With colossal wildfires in the Amazon, California, and Australia dominating headlines over the last several months, air quality is a key concern of the global public. Yet in many areas of the world, severe air pollution is the norm, causing millions of deaths and costing trillions of dollars every year.
Poor air quality is also a significant concern for Department of State personnel, who serve in over 190 countries. Over 80 % of overseas U.S. diplomatic posts experience air quality that is worse than the U.S. Environmental Protection Agency’s (EPA) standards. With a chronic global shortage of reliable air quality data and analysis, Department personnel and local communities are ill-equipped in many locations to implement science-based, standardized management frameworks; prioritize actions to protect human health; and anticipate changing conditions.
Despite the fires in California, the United States rarely has severe air pollution events, thanks to decades of work by the government, universities, industry, and communities. Eager to help, many of those same U.S. air quality experts who have driven success here are volunteering 10-20 hours per month through the Department of State Air Quality Fellowship to encourage success overseas. The program has grown rapidly since its launch in 2016 and has now matched more than 100 fellows from the United States with dozens of U.S. embassies and consulates overseas. Fellows work on a wide variety of projects, from helping U.S. diplomatic posts leverage the data from their onsite regulatory-grade air quality monitors. These monitors are part of the Department’s network of over 60 monitors worldwide, many of which help provide data in areas where it is otherwise unavailable.
Ranil Dhammapala, an atmospheric scientist with the Washington State Department of Ecology’s Air Quality Program, has applied his fellowship-related knowledge worldwide throughout his 2 -year affiliation with the program. Last November, Dhammapala attended the Better Air Quality conference in Borneo, where he presented analyzing air quality data from 29 U.S. embassies and consulates. He created site-specific recommendations to minimize pollution exposure. In May, Dhammapala was a speaker and participant at the first Bureau of South and Central Asian Affairs air quality conference in Kathmandu, Nepal, where he was able to discuss the contributions of air quality fellows on a global scale. Dhammapala emphasizes that for him, the value of the Fellowship is the ability to foster connections between technical expertise garnered here in the United States with the on-the-ground needs overseas.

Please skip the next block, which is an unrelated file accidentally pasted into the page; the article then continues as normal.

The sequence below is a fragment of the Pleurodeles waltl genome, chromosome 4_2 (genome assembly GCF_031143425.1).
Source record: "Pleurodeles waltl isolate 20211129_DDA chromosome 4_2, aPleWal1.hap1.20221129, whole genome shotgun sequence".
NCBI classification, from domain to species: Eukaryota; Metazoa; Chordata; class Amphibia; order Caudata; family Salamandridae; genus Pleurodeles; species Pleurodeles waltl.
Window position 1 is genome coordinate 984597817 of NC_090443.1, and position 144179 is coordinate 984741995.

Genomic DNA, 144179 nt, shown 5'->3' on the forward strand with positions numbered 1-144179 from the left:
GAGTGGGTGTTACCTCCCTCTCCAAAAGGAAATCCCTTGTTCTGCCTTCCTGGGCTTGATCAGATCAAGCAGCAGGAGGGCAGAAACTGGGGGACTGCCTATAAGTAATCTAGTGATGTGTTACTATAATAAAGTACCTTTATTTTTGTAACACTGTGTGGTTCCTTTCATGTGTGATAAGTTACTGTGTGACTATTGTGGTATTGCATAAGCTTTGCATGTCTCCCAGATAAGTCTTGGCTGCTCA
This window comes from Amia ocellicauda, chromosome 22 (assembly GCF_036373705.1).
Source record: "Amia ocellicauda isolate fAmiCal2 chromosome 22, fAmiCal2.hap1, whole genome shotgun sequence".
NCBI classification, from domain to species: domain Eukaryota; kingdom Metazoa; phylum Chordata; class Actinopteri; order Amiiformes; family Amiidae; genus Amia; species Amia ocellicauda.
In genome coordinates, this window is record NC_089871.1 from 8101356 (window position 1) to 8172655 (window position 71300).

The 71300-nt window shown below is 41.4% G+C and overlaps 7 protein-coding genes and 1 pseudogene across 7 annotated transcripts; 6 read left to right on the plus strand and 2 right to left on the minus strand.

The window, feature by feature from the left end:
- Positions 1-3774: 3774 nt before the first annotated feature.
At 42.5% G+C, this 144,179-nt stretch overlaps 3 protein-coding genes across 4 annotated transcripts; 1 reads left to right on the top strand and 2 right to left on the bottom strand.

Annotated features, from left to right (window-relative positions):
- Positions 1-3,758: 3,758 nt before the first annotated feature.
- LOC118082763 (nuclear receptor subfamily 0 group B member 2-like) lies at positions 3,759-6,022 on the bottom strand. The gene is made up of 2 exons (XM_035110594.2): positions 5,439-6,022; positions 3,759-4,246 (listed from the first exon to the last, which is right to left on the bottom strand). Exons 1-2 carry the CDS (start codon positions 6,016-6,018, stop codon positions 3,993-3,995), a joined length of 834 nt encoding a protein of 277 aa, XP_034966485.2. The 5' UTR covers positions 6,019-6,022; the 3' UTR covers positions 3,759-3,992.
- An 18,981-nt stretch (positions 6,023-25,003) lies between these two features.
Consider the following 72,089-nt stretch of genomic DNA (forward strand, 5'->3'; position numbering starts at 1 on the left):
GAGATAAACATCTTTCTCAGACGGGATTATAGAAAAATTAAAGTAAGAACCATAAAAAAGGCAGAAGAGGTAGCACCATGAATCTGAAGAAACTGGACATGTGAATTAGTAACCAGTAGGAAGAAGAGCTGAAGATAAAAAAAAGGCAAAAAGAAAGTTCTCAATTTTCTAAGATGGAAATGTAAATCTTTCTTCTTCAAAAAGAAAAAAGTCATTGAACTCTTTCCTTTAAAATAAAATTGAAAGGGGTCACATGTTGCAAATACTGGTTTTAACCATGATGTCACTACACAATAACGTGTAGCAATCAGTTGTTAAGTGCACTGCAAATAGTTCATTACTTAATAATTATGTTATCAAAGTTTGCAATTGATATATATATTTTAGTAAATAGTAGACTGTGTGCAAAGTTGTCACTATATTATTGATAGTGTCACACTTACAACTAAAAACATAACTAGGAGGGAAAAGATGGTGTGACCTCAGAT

Many fellows are working to promote air quality awareness in areas where air pollution is considered a weather phenomenon. Gabriel Filippelli, an earth science professor at Indiana University-Purdue University Indianapolis, is a fellow with the Embassy in Islamabad, Pakistan. In 2019, the Embassy and consulates in Pakistan installed air quality monitors and started publishing the data on AirNow. Prior to the installation, Filippelli visited Karachi, Lahore, and Islamabad to discuss air quality with American and Pakistani stakeholders including the Parliamentary Council, the National Youth Environmental Conference, the Pakistan EPA, the Pakistan NIH, and several non-governmental groups. Following his visit, the Embassy produced a to help foster understanding of air quality in the region.
A current priority for the Department of State and for the global community is to advance the science behind lower-cost air quality sensors. Philip Hopke, adjunct professor in the Department of Public Health Sciences at the University of Rochester School of Medicine and Dentistry, applies his knowledge as a fellow in Yerevan, Armenia. He worked with the embassy on deploying a few lower-cost sensors and evaluating the data. His work found that while the low cost sensors may be overestimating particulate matter in Yerevan, air quality is still an issue.
As these examples demonstrate, fellows have been helping Department personnel and partner institutions and governments around the world. The work also helps us back here in the United States increase our understanding of air pollution. Learning about other countries’ best practices in health and behavior change messaging has provided insights to fellows who live and work in areas of the United States where wildfires are an increasing menace.
About the Authors: Stephanie Christel Meredith, an Eco-Management Analyst, and Amanda Cabot, an intern in the Virtual Student Federal Service, with the Greening Diplomacy Initiative in the Office of Management Strategy and Solutions